Analytical and Bioanalytical Chemistry

, Volume 405, Issue 29, pp 9509–9521 | Cite as

The determination of pharmaceutical residues in cooked and uncooked marine bivalves using pressurised liquid extraction, solid-phase extraction and liquid chromatography–tandem mass spectrometry

  • Gillian McEneffEmail author
  • Leon Barron
  • Brian Kelleher
  • Brett Paull
  • Brian Quinn
Research Paper


An optimised and validated method for the determination of pharmaceutical residues in blue mussels (Mytilus spp.) is presented herein, as well as an investigation of the effect of cooking (by steaming) on any potential difference in human exposure risk. Selected pharmaceuticals included two non-steroidal anti-inflammatory drugs (diclofenac and mefenamic acid), an antibiotic (trimethoprim), an anti-epileptic (carbamazepine) and a lipid regulator (gemfibrozil). An in vivo exposure experiment was set up in the laboratory in which mussels were exposed either directly by injection (10 ng) or daily through spiked artificial seawater (ASW) over 96 h. In liquid matrices, pharmaceutical residues were either determined using liquid chromatography–tandem mass spectrometry (LC-MS/MS) directly, or in combination with solid-phase extraction (SPE) for analyte concentration purposes. The extraction of pharmaceuticals from mussel tissues used an additional pressurised liquid extraction step prior to SPE and LC-MS/MS. Limits of quantification of between 2 and 46 ng L−1 were achieved for extracted cooking water and ASW, between 2 and 64 μg L−1 for ASW in exposure tanks, and between 4 and 29 ng g−1 for mussel tissue. Method linearities were achieved for pharmaceuticals in each matrix with correlation coefficients of R 2 > 0.975. A selection of exposed mussels was also cooked (via steaming) and analysed using the optimised method to observe any effect on detectable concentrations of parent pharmaceuticals present. An overall increase in pharmaceutical residues in the contaminated mussel tissue and cooking water was observed after cooking.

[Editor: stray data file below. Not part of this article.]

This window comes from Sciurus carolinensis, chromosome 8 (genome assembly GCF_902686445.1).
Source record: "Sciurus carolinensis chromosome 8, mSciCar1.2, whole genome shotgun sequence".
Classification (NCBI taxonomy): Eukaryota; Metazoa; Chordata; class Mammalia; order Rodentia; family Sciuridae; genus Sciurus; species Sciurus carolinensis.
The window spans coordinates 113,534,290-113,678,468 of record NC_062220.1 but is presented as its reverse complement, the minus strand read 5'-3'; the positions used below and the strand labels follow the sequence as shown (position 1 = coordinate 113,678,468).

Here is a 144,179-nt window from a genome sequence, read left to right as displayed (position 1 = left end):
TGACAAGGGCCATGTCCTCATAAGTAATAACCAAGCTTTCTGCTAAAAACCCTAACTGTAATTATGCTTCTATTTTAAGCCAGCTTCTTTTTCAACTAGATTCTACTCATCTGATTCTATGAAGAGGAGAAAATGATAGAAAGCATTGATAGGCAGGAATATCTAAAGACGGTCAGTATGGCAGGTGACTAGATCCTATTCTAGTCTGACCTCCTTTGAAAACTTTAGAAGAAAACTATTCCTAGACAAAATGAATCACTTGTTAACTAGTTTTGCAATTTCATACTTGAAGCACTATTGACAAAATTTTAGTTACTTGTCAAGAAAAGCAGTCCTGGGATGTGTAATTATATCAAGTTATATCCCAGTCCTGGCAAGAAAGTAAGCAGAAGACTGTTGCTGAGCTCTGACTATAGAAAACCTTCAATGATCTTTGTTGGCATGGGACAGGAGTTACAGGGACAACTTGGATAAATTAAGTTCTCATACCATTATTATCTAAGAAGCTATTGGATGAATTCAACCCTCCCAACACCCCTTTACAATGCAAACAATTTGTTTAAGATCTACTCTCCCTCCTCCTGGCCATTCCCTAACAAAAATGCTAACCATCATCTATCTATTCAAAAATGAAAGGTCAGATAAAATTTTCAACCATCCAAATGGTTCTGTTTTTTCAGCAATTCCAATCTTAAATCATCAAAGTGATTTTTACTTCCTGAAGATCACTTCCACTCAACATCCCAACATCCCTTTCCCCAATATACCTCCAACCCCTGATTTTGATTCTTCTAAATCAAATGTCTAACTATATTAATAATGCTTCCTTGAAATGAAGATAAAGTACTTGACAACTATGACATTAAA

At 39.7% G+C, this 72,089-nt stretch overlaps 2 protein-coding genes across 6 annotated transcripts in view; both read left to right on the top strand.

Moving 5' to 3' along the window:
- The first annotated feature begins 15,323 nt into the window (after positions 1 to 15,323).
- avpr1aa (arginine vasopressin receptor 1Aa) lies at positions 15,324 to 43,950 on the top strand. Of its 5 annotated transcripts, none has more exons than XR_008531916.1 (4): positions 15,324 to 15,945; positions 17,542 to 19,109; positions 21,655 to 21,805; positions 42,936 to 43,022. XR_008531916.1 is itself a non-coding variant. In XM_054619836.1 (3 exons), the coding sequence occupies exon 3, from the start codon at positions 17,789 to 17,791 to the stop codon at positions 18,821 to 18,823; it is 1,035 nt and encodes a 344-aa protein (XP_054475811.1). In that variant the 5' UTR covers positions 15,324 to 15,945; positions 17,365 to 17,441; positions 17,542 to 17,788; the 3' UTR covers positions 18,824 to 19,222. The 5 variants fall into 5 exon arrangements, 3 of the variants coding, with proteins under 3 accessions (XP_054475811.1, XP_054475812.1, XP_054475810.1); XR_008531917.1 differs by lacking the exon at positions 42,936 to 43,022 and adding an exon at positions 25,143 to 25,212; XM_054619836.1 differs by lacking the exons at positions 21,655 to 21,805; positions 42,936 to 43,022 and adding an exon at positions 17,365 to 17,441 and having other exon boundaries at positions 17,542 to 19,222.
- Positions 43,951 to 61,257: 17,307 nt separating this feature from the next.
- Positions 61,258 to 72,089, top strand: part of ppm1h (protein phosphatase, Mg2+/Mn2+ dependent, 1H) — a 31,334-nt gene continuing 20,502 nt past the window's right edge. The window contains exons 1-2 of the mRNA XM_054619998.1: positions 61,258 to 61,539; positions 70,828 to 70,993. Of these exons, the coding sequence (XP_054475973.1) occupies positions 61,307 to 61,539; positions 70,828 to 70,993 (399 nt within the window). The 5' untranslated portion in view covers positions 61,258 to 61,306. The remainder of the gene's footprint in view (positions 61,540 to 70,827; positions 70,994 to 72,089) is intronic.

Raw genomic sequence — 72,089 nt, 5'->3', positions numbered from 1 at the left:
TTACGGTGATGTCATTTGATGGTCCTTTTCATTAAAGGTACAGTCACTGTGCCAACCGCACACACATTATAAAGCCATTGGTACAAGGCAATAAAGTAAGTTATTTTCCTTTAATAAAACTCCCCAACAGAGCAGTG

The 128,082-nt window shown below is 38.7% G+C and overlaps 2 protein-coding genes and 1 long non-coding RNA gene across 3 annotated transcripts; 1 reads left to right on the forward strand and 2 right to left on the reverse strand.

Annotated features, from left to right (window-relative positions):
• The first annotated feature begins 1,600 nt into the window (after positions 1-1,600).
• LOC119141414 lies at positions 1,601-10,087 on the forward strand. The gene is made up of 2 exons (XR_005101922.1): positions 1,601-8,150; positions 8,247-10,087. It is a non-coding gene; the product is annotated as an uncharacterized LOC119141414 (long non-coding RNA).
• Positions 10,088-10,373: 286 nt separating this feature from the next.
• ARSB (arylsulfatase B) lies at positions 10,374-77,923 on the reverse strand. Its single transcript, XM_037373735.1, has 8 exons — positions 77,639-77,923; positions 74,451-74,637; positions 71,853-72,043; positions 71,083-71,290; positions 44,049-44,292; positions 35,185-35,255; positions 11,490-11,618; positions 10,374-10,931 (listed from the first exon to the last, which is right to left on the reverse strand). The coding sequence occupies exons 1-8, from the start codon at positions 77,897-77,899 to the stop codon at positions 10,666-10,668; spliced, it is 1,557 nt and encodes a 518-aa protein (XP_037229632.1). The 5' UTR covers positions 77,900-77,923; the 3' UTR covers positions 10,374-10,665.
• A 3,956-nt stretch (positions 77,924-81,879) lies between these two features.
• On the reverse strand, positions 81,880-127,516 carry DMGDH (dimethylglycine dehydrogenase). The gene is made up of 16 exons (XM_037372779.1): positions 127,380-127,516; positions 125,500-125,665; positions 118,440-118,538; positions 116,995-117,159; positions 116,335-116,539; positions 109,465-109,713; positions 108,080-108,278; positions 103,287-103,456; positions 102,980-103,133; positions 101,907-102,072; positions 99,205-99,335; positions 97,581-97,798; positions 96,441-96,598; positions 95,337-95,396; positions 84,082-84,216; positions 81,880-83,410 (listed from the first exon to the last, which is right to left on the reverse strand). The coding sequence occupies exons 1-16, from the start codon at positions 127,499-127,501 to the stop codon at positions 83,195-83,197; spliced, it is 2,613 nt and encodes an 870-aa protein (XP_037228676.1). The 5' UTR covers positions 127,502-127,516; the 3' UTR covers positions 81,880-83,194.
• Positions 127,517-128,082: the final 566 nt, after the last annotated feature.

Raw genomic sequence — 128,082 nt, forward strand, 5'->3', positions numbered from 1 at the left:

Pharmaceutical residues in cooked and uncooked marine bivalves


Pharmaceuticals Marine bivalves Liquid chromatography Mass spectrometry Bioconcentration Cooking